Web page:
These investments could be focused on either replacing fossil fuels in a process or facility or reducing emissions coming out of the process, or a mix of the two, as illustrated in Figure 1. Replacing fossil carbon could be done through adopting biofuels, renewable energy, and electrification, or fuels created through green hydrogen or green hydrogen and captured CO₂. There will ultimately be limitations to the availability of renewable energy or biomass and bio-feeds, which are already commonly utilised for blending into fuels.
Growing biofuel supply by 2030 will rely on newer, advanced biofuels, which are currently expensive.³ An alternative path is to reduce existing fossil-based carbon emissions. A refinery could revamp or retrofit an existing process by using carbon capture on existing individual units or attaching carbon capture to a hydrogen plant to produce a low carbon H₂ fuel for use across the refinery. With these, a refinery is relying on access to carbon storage or usage of nearby infrastructure. This path enables significant emissions reductions, but technology and implementation choices impact the cost and complexity of this route.

Traditionally capital investments for revamps and retrofits are relatively small, low-risk projects with a short payback time and high return on investment (ROI). Decarbonising existing industrial processes will require a different perspective. There are unlikely to be many solutions that provide the necessary climate benefit, which can meet all the outlined criteria. Projects need to be considered on climate payback time, and technology solutions, which carry some risk, will need to be included. Clearly, though, without the necessary financial incentives to execute projects, either from government policy, subsidy or market demand, few decarbonisation projects will be executed, and net zero goals will struggle to be met.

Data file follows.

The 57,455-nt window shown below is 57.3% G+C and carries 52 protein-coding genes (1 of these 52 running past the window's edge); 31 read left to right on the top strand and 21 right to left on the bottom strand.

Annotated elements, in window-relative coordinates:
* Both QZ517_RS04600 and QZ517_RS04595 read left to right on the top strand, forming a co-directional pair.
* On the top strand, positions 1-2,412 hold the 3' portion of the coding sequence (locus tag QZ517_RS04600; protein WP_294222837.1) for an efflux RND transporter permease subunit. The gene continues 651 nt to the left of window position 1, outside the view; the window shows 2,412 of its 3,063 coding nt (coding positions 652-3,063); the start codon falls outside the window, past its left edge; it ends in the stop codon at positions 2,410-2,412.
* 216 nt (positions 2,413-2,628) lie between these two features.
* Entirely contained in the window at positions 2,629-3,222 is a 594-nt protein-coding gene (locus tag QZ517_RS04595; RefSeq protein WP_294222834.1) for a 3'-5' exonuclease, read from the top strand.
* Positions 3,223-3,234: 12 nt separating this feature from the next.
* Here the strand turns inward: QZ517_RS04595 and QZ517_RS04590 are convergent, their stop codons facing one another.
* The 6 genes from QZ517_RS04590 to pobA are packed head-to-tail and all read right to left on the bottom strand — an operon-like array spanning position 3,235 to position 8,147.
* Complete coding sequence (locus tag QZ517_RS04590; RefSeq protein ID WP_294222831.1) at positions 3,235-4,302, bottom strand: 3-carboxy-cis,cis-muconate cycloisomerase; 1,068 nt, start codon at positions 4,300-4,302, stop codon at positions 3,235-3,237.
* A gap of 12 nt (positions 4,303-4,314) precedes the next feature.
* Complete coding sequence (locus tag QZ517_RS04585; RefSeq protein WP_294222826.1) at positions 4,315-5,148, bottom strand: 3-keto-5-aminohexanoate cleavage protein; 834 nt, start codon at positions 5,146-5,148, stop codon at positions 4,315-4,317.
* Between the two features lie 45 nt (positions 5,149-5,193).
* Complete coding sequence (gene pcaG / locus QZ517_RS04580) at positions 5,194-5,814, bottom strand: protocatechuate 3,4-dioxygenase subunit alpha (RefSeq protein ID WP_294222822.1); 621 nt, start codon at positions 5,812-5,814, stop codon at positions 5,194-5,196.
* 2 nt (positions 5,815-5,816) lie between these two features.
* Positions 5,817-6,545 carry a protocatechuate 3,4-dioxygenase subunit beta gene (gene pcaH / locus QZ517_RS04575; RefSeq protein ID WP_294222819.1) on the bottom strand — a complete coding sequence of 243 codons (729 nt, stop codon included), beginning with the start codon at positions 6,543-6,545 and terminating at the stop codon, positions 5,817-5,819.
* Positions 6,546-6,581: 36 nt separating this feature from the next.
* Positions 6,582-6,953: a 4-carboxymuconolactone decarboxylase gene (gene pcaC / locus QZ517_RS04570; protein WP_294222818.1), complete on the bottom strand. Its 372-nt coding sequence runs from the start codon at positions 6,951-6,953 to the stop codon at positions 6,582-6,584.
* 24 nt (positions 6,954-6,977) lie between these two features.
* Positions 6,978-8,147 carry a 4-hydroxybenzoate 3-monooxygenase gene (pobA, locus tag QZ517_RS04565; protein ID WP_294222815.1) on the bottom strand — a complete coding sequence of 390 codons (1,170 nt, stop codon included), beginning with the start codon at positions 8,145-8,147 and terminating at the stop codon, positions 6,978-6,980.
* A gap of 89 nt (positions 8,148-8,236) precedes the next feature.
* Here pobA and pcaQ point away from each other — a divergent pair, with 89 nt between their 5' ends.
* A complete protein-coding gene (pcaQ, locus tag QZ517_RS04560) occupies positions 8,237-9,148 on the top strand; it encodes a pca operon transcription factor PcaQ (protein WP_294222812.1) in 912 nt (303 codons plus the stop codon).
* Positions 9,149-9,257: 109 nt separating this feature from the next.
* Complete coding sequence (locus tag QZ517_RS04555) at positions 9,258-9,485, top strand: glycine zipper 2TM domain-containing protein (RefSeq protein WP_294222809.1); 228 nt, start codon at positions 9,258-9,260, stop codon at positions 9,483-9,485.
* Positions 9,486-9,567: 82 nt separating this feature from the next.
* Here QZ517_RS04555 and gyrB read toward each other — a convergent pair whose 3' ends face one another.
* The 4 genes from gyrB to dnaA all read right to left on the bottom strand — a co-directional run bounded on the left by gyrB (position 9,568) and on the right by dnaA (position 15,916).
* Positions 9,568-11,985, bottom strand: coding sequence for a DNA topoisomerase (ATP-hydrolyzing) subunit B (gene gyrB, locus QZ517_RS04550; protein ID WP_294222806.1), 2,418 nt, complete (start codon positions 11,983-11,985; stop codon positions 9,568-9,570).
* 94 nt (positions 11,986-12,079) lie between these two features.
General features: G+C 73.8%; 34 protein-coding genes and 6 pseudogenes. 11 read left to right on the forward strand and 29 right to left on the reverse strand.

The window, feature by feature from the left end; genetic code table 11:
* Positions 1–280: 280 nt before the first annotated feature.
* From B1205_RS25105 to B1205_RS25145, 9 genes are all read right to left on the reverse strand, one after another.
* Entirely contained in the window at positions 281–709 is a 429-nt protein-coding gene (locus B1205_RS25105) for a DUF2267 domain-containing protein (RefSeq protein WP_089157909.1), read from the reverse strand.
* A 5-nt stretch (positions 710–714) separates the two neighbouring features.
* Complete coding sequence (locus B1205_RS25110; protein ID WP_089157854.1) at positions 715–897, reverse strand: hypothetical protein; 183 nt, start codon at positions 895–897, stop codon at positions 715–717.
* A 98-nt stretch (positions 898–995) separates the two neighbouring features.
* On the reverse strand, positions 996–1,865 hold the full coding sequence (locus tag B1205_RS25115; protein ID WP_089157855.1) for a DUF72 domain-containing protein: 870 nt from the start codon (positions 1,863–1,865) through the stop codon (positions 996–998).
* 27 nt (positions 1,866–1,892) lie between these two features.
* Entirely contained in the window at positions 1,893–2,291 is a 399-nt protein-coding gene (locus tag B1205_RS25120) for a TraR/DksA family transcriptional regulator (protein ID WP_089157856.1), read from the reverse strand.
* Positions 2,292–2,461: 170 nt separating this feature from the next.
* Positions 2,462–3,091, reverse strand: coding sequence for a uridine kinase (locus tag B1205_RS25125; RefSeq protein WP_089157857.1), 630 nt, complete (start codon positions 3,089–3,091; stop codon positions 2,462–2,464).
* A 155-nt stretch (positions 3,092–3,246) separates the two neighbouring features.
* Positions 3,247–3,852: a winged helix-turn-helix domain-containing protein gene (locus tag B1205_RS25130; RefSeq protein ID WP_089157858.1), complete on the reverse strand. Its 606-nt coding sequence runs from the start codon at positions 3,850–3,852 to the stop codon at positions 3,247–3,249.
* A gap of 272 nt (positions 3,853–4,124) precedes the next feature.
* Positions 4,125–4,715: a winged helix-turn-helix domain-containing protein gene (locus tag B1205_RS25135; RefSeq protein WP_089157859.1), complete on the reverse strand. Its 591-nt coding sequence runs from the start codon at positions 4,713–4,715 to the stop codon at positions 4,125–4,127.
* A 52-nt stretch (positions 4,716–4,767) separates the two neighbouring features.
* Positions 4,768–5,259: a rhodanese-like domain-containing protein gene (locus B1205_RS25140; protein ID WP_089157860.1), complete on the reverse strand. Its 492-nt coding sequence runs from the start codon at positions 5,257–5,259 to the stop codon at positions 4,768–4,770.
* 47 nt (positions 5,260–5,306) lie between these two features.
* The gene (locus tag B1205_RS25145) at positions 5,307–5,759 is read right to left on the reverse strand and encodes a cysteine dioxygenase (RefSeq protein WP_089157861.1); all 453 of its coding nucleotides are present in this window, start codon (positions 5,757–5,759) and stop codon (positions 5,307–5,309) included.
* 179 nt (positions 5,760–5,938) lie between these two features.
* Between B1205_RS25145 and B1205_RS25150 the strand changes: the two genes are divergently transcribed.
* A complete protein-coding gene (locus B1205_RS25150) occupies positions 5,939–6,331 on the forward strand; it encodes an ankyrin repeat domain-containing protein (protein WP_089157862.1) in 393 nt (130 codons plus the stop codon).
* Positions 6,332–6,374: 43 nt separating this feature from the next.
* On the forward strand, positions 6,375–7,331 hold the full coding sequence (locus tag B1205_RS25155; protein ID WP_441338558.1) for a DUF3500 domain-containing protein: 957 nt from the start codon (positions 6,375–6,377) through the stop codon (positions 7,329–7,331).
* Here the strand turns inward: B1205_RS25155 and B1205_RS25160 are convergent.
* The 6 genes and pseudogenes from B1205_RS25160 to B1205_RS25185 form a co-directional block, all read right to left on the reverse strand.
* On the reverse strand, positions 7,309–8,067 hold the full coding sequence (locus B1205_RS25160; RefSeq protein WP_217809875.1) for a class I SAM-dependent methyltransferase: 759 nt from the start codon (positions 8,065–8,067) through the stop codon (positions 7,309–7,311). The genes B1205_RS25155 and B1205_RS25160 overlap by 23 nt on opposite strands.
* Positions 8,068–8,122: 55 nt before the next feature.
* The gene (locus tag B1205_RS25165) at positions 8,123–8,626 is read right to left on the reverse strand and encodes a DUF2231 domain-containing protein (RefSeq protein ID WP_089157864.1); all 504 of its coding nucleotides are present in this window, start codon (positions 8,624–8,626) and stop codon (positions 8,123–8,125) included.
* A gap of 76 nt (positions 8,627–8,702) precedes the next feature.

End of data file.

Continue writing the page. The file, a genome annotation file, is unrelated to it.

De-risking decarbonisation
Carbon pricing, either through a direct tax or an emissions trading system (ETS), is being deployed more widely as a mechanism to drive decarbonisation.⁴ One frequently discussed, the EU ETS, has seen carbon prices consistently rise above €80/t CO₂ throughout 2022.⁵ Although, so far, the impact of these prices has been softened for industries like refining through free allowances deployed to prevent carbon leakage.

However, the EU is intending to implement a carbon border adjustment mechanism (CBAM) as part of its fit-for-55 proposals set out by the commission.⁶ A CBAM fulfils a key role in enabling free allowances to be reduced in the domestic market by adding a corresponding carbon price to imported products from the same industry. This will increase pressure on refineries, previously protected, to decarbonise as they face a larger carbon burden. At the same time, exporters in other regions may also face pressure to decarbonise operations to be competitive. This is not just a policy unique to the EU; other regions and countries, such as Canada, are also considering a carbon border tax or CBAM-type instrument. In the US, tax credits, such as 45Q, will enable decarbonisation projects without applying the same direct pressure on emissions.